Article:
24/07/2017 - 15:16

Fracking moratorium hit to under-pressure gas plays

24/07/2017 - 15:16

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SPECIAL REPORT: Ongoing uncertainty over state government policy and a lengthy approvals process are muddying the waters for local energy hopefuls.

Fracking moratorium hit to under-pressure gas plays
Eddie Rigg says operators are pushing fees for drillers down to an unsustainable level. Photo: Attila Csaszar

The state government's moratorium on fracking is the latest hurdle for onshore energy hopefuls in the Perth Basin, in an environment beset by low oil prices and a lack of confidence in capital markets.

The temporary ban, which was flagged prior to the March election and will remain in place while the government undertakes an independent scientific inquiry, was one factor behind the decision by Whitebark Energy, until recently known as Transerv Energy, to enter the Canadian market.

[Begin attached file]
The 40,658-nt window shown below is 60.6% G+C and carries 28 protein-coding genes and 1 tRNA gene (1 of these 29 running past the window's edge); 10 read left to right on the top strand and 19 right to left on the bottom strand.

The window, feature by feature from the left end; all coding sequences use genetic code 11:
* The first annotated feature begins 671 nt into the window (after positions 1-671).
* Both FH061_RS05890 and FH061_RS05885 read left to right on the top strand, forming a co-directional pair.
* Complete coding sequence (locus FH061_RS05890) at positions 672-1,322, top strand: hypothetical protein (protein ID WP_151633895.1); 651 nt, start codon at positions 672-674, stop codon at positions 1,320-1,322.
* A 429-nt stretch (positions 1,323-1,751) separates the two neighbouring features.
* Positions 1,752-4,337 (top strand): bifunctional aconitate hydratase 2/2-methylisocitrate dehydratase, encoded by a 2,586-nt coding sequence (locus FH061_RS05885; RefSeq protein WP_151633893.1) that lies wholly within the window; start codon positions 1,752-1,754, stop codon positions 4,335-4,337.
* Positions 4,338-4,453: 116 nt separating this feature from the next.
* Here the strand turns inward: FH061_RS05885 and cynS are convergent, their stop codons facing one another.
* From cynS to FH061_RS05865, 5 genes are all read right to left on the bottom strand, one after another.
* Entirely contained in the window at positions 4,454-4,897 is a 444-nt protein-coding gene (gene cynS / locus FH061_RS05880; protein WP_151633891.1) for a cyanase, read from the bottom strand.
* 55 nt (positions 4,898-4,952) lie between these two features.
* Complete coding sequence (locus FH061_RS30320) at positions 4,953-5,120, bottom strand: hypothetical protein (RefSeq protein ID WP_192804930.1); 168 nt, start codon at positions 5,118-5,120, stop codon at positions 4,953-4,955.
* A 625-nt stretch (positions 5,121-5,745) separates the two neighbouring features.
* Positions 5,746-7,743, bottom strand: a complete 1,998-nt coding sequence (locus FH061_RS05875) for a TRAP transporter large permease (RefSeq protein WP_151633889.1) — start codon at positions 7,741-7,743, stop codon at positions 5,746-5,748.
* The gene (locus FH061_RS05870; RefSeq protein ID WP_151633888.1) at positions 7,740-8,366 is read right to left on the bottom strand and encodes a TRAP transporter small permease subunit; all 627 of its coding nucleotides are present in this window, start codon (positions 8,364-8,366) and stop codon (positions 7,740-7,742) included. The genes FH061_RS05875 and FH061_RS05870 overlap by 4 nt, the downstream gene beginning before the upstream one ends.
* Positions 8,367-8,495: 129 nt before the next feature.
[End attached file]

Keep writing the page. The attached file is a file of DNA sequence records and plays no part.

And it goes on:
Transerv had been pursuing gas at the Warro field, 50 kilometres east of Jurien Bay, in an unconventional drilling campaign that met with mixed success, given joint venture partner Alcoa took a $52 million impairment on the project in January.

Whitebark director Stephen Keenihan said the moratorium would just add to the time it might take to get the project up and running, which already compared unfavourably with projects in Canada.

"(The moratorium) is very frustrating and it creates uncertainty for the market, for people working in the industry," Mr Keenihan told Business News.